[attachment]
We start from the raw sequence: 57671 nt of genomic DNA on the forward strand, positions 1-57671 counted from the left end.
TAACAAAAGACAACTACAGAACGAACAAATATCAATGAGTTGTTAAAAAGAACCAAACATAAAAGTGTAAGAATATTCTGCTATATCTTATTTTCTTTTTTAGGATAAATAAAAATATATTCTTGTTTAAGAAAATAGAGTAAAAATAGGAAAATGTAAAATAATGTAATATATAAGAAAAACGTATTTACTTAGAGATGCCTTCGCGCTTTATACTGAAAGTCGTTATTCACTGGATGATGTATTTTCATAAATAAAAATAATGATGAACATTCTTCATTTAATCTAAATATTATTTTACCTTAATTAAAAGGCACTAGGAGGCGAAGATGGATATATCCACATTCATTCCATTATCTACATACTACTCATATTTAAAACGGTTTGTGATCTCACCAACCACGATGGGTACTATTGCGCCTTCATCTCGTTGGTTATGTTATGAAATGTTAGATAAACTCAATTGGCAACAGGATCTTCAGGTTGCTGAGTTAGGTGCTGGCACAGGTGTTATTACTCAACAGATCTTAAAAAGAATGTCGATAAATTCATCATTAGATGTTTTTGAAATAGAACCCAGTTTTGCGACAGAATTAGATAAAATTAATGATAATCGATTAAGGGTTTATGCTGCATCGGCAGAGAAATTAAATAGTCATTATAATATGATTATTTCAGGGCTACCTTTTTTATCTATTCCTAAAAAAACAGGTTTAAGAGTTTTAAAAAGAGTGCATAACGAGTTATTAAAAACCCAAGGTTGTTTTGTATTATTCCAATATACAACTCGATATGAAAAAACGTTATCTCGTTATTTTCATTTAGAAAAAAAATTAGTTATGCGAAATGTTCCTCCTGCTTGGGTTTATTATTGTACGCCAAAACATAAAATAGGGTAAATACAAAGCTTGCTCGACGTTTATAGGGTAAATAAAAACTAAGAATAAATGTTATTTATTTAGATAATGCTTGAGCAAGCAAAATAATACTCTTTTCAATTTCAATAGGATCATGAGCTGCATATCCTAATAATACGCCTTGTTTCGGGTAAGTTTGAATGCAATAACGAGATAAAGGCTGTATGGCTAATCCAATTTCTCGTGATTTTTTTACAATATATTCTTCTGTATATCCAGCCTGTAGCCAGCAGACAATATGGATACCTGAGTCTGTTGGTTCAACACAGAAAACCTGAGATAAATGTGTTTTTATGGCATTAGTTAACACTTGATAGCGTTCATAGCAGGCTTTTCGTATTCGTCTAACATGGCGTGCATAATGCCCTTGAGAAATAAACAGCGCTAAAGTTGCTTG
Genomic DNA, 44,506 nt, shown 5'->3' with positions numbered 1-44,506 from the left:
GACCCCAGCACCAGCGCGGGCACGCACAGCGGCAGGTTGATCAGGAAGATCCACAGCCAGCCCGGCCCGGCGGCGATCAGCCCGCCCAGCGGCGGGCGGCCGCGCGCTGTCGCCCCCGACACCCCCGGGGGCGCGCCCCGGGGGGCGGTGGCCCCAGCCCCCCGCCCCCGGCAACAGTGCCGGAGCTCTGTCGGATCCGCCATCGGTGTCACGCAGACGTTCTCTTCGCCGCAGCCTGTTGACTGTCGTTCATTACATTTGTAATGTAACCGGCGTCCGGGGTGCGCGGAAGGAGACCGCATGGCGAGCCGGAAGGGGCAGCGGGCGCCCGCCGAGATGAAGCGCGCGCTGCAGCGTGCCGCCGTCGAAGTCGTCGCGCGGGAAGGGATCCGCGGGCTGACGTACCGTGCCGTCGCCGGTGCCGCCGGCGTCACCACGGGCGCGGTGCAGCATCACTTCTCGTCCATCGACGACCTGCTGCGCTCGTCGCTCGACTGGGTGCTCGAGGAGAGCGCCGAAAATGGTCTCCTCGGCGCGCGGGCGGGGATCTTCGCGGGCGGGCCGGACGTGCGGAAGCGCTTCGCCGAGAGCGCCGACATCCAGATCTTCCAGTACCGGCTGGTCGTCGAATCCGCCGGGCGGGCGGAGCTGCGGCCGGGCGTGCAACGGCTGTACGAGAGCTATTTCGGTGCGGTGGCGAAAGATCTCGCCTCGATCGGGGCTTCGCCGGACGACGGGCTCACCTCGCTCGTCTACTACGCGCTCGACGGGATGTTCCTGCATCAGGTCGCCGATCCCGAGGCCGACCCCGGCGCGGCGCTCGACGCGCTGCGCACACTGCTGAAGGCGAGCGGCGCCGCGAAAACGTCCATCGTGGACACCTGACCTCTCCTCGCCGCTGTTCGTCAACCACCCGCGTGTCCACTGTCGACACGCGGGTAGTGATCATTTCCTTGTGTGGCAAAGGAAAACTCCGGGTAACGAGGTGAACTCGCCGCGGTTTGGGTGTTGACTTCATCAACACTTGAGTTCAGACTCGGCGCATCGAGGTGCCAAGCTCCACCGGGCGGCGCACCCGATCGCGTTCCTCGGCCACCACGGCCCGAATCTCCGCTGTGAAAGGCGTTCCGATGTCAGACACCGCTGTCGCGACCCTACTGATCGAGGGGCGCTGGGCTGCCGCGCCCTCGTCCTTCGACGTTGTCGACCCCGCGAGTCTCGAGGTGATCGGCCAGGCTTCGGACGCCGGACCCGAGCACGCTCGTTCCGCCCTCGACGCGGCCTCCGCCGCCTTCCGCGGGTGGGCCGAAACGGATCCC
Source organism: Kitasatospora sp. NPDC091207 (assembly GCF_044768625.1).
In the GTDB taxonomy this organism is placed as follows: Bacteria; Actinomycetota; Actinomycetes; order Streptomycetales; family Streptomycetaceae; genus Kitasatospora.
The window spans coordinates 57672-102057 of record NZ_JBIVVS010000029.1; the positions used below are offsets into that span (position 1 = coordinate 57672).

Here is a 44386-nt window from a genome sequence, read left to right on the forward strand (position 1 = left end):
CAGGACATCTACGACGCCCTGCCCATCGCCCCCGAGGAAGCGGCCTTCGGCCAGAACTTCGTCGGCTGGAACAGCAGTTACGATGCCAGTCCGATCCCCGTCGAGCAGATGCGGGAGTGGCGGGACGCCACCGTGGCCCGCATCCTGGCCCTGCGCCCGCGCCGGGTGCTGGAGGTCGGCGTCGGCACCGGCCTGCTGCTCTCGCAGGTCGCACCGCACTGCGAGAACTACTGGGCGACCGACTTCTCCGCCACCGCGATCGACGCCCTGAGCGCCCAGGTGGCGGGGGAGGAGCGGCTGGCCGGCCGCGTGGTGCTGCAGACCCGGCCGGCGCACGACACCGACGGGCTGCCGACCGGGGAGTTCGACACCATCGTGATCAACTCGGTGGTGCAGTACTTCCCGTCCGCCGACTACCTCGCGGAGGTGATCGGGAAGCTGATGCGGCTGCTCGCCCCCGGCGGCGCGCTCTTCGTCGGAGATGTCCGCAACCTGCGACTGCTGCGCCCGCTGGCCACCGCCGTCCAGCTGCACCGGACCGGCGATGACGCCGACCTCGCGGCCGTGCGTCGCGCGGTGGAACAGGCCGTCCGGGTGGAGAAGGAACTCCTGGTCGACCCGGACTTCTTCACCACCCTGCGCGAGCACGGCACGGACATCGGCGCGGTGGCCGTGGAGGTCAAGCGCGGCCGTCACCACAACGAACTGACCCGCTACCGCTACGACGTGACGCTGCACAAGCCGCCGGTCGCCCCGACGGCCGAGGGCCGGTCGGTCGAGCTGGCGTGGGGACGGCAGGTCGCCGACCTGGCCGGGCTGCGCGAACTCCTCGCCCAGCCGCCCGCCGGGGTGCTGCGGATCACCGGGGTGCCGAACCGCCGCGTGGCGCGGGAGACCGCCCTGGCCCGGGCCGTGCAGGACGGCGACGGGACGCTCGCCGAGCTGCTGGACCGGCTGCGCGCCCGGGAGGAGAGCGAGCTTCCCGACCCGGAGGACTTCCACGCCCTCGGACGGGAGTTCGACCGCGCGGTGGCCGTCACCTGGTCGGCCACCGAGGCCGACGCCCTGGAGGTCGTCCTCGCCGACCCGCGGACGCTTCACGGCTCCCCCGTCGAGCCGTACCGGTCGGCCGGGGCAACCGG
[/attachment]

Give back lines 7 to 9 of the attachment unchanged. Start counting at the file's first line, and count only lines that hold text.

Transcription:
The window spans coordinates 57672-102057 of record NZ_JBIVVS010000029.1; the positions used below are offsets into that span (position 1 = coordinate 57672).

Here is a 44386-nt window from a genome sequence, read left to right on the forward strand (position 1 = left end):
CAGGACATCTACGACGCCCTGCCCATCGCCCCCGAGGAAGCGGCCTTCGGCCAGAACTTCGTCGGCTGGAACAGCAGTTACGATGCCAGTCCGATCCCCGTCGAGCAGATGCGGGAGTGGCGGGACGCCACCGTGGCCCGCATCCTGGCCCTGCGCCCGCGCCGGGTGCTGGAGGTCGGCGTCGGCACCGGCCTGCTGCTCTCGCAGGTCGCACCGCACTGCGAGAACTACTGGGCGACCGACTTCTCCGCCACCGCGATCGACGCCCTGAGCGCCCAGGTGGCGGGGGAGGAGCGGCTGGCCGGCCGCGTGGTGCTGCAGACCCGGCCGGCGCACGACACCGACGGGCTGCCGACCGGGGAGTTCGACACCATCGTGATCAACTCGGTGGTGCAGTACTTCCCGTCCGCCGACTACCTCGCGGAGGTGATCGGGAAGCTGATGCGGCTGCTCGCCCCCGGCGGCGCGCTCTTCGTCGGAGATGTCCGCAACCTGCGACTGCTGCGCCCGCTGGCCACCGCCGTCCAGCTGCACCGGACCGGCGATGACGCCGACCTCGCGGCCGTGCGTCGCGCGGTGGAACAGGCCGTCCGGGTGGAGAAGGAACTCCTGGTCGACCCGGACTTCTTCACCACCCTGCGCGAGCACGGCACGGACATCGGCGCGGTGGCCGTGGAGGTCAAGCGCGGCCGTCACCACAACGAACTGACCCGCTACCGCTACGACGTGACGCTGCACAAGCCGCCGGTCGCCCCGACGGCCGAGGGCCGGTCGGTCGAGCTGGCGTGGGGACGGCAGGTCGCCGACCTGGCCGGGCTGCGCGAACTCCTCGCCCAGCCGCCCGCCGGGGTGCTGCGGATCACCGGGGTGCCGAACCGCCGCGTGGCGCGGGAGACCGCCCTGGCCCGGGCCGTGCAGGACGGCGACGGGACGCTCGCCGAGCTGCTGGACCGGCTGCGCGCCCGGGAGGAGAGCGAGCTTCCCGACCCGGAGGACTTCCACGCCCTCGGACGGGAGTTCGACCGCGCGGTGGCCGTCACCTGGTCGGCCACCGAGGCCGACGCCCTGGAGGTCGTCCTCGCCGACCCGCGGACGCTTCACGGCTCCCCCGTCGAGCCGTACCGGTCGGCCGGGGCAACCGG